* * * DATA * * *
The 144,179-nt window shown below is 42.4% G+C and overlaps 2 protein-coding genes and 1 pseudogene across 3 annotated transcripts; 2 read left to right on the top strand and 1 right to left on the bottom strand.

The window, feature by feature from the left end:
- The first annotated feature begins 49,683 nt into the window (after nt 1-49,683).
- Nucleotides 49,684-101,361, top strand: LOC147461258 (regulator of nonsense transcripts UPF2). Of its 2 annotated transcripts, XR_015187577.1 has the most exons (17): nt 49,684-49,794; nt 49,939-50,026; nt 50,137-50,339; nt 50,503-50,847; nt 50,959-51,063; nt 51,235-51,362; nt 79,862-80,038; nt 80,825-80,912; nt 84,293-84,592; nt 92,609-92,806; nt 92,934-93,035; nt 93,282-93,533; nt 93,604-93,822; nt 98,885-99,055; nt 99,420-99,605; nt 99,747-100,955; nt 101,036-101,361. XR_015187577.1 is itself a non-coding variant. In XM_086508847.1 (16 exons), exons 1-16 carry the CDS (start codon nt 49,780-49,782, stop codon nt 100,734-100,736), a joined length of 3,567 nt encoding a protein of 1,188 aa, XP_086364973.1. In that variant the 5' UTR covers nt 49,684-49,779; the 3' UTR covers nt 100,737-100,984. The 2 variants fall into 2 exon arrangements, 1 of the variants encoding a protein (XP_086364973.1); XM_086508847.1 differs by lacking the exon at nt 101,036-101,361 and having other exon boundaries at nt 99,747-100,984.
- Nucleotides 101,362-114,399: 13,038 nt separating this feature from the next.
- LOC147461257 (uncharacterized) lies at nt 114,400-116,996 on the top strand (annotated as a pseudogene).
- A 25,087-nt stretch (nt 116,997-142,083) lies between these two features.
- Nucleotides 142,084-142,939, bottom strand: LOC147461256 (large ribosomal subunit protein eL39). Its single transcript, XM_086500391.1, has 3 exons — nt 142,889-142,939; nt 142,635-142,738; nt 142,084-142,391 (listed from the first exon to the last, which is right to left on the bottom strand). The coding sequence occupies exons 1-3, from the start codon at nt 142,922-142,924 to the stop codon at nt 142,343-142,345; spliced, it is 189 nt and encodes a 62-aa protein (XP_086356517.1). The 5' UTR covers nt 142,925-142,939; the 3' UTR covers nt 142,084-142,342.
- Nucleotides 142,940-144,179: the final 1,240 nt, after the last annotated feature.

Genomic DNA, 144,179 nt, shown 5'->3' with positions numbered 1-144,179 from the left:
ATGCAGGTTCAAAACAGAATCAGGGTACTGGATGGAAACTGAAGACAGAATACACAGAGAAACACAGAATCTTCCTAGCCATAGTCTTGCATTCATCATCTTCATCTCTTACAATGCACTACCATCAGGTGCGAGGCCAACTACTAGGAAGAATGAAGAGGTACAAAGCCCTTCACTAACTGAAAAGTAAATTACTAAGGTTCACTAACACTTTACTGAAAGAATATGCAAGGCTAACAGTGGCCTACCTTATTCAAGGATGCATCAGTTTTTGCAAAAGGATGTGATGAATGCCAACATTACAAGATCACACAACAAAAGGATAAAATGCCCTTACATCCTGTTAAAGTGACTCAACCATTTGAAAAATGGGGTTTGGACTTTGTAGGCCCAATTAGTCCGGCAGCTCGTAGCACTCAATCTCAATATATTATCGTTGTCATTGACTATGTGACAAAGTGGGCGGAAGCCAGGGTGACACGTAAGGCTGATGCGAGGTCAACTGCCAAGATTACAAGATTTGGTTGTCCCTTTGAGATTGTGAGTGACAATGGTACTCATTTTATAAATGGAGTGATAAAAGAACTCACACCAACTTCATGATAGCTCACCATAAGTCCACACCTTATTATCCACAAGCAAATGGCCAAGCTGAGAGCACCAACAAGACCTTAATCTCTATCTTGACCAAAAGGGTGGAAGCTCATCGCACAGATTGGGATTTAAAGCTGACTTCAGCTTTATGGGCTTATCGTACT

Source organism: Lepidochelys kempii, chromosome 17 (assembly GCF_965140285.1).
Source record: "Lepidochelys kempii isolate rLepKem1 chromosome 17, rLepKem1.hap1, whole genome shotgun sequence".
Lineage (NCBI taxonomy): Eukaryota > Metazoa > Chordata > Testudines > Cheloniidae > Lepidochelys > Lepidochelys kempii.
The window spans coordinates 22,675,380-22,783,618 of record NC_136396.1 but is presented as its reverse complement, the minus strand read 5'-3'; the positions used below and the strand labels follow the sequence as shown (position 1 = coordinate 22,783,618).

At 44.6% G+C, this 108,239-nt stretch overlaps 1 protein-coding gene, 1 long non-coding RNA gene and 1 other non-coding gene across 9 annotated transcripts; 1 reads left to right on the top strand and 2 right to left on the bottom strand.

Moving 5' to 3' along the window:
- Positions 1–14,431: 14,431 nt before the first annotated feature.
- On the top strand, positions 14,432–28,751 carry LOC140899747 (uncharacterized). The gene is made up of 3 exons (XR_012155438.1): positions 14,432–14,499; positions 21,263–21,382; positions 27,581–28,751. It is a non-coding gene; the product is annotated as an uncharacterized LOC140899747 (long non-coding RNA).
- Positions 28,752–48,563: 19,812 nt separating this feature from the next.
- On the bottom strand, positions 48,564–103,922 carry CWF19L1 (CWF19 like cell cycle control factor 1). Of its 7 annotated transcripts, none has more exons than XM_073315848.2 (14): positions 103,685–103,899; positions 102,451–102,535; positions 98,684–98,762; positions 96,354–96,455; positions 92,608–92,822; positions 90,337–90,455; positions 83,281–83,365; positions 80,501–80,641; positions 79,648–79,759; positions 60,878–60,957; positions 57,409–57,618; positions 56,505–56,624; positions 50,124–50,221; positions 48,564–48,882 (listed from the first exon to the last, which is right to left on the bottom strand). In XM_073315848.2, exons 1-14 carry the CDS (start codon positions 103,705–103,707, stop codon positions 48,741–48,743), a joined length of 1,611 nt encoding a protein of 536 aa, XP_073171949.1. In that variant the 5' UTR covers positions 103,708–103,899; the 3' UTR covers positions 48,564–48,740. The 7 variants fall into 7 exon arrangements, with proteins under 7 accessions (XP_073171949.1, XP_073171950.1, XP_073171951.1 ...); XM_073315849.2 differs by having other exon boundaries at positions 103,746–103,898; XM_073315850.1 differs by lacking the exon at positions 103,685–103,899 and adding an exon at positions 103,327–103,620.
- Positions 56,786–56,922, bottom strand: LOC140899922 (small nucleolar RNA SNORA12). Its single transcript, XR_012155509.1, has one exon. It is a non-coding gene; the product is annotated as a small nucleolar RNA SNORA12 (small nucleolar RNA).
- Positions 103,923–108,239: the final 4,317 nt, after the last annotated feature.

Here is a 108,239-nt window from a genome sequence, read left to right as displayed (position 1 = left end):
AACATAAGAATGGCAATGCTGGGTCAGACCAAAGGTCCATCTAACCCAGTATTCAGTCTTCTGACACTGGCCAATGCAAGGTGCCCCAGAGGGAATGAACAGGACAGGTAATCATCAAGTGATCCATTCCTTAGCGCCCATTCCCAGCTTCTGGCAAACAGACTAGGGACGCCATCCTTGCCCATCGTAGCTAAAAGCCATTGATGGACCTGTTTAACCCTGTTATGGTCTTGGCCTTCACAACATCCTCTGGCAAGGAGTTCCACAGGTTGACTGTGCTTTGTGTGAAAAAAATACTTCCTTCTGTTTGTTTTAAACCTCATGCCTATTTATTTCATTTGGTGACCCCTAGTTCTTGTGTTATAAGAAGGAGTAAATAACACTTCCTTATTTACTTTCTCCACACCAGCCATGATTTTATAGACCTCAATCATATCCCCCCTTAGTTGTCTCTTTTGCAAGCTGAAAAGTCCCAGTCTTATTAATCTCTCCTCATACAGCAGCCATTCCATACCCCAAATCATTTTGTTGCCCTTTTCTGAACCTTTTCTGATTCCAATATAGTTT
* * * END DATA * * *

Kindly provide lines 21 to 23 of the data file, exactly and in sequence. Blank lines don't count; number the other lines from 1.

- On the bottom strand, positions 48,564–103,922 carry CWF19L1 (CWF19 like cell cycle control factor 1). Of its 7 annotated transcripts, none has more exons than XM_073315848.2 (14): positions 103,685–103,899; positions 102,451–102,535; positions 98,684–98,762; positions 96,354–96,455; positions 92,608–92,822; positions 90,337–90,455; positions 83,281–83,365; positions 80,501–80,641; positions 79,648–79,759; positions 60,878–60,957; positions 57,409–57,618; positions 56,505–56,624; positions 50,124–50,221; positions 48,564–48,882 (listed from the first exon to the last, which is right to left on the bottom strand). In XM_073315848.2, exons 1-14 carry the CDS (start codon positions 103,705–103,707, stop codon positions 48,741–48,743), a joined length of 1,611 nt encoding a protein of 536 aa, XP_073171949.1. In that variant the 5' UTR covers positions 103,708–103,899; the 3' UTR covers positions 48,564–48,740. The 7 variants fall into 7 exon arrangements, with proteins under 7 accessions (XP_073171949.1, XP_073171950.1, XP_073171951.1 ...); XM_073315849.2 differs by having other exon boundaries at positions 103,746–103,898; XM_073315850.1 differs by lacking the exon at positions 103,685–103,899 and adding an exon at positions 103,327–103,620.
- Positions 56,786–56,922, bottom strand: LOC140899922 (small nucleolar RNA SNORA12). Its single transcript, XR_012155509.1, has one exon. It is a non-coding gene; the product is annotated as a small nucleolar RNA SNORA12 (small nucleolar RNA).
- Positions 103,923–108,239: the final 4,317 nt, after the last annotated feature.